the essay of life

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Department of Economics and Finance
School of Business Administration
Montclair State University
Econ 207-01 Course Outline
Instructor: Ram Sewak Dubey
Fall 2014
Office Hours: MW 4:30pm-5:30pm, M 12:45pm -1:45pm
Office: 422, Partridge Hall
Phone: 973-655-7778
Email: dubeyr@mail.montclair.edu
Lecture Schedule: MW 11:30am-12:45pm
Location: PA 114
I Note on Office Hours: I understand that these office hours may conflict with your class schedules. This should not come in the way of learning. You are welcome to stop by outside of my office hours, if you find me in my office and I am free.
II Course:
Hours

ECON 207 - INTERMEDIATE MICROECONOMIC ANALYSIS

3 Semester

III Catalogue Description: The basic determinants of market demand. Input-output relationships in determining cost structure. Determination of prices received by resource owners in the productive process. Theory of the firm and pricing in different types of market organization with varying degrees of competitive conditions.
IV Prerequisites: ECON 101 and ECON 102
V Aims of the Course: Microeconomics is the study of how consumers and firms balance costs and benefits in making decisions and how those decisions determine outcomes in markets. Students will learn the basics of microeconomic theory and how to use economic models to analyze real world situations. Learning the course material will enhance students’ analytic and quantitative skills.

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VI Educational Dimensions of the Strategic Charter Supported by the Course
1. Discipline Specific Knowledge and Competencies: It is anticipated that students will acquire the knowledge and competence for analyzing and assessing the propriety of decision making as companies and households respond to current economic circumstances. 2. Thinking Skills: Students will evaluate the efficacy of economic policy initiatives against a checklist of desired goals. Further, students will employ their thinking and creative abilities in initially answering on their own, the questions at the end of chapters of the text book. Finally, as the class is taught in an interactive manner, students participate by attempting to answer the non-rhetorical questions thrown out to the class.
3. Communications Skills: The in-class responses to both questions and cases will enhance their abilities to verbally articulate their positions on issues.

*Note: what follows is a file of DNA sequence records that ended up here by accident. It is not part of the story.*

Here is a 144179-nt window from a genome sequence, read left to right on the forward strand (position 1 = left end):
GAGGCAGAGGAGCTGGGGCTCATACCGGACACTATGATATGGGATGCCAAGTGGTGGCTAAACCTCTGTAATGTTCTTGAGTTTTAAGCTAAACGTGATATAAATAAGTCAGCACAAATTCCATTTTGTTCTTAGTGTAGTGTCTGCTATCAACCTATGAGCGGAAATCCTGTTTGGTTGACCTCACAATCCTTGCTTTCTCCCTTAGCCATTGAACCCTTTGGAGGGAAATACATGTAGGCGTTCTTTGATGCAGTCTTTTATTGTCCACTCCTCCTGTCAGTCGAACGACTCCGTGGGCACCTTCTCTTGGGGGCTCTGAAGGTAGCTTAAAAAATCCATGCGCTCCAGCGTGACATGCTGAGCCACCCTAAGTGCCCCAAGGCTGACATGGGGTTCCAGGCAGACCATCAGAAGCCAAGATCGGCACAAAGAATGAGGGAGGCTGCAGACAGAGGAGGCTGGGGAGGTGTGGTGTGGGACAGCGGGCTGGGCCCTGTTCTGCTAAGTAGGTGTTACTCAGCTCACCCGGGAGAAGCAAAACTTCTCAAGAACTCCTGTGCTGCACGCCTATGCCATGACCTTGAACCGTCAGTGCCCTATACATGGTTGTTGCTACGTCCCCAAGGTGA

4. Change Management: Throughout the course students will come to reflect on the impact of economic forces on the world around them, on social stratification, and on the opportunities and challenges that these changes confront them with in their personal and professional lives.
5. Self-development: Students will develop, a willingness to independently initiate and execute projects; will display the temperament to listen to, as well as work with others as useful members of a team; and will in general engage in those activities that lead to a self-sustaining path to personal growth.
VII Textbook: Robert H. Frank, “Microeconomics and Behavior ” , 9th edition, 2015, published by McGraw-Hill, ISBN -13: 9780078021695 will be our text for this course. Copies are available at the Campus Book Store and the other usual sources.
You can easily find used copies online at a substantial discount. Earlier editions are similar and acceptable substitutes. The most valuable way to use the textbook is to read the assigned material prior to lecture. References to “text” in the reading list below refer to this book.
VIII Sources of Additional Readings:
Popular Newspapers:
Wall Street Journal, New York Times, Financial Times, Washington Post, The Economist,
Business Week
Federal Reserve Journals:
Federal Reserve Bulletin, Federal Reserve Bank of Atlanta Economic Review, Federal Reserve Bank of Chicago Economic Perspectives, Federal Reserve Bank of New
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York Quarterly, Federal Reserve Bank of Richmond Economic Studies, Federal Reserve Bank of St. Louis Review
Other Useful Links:…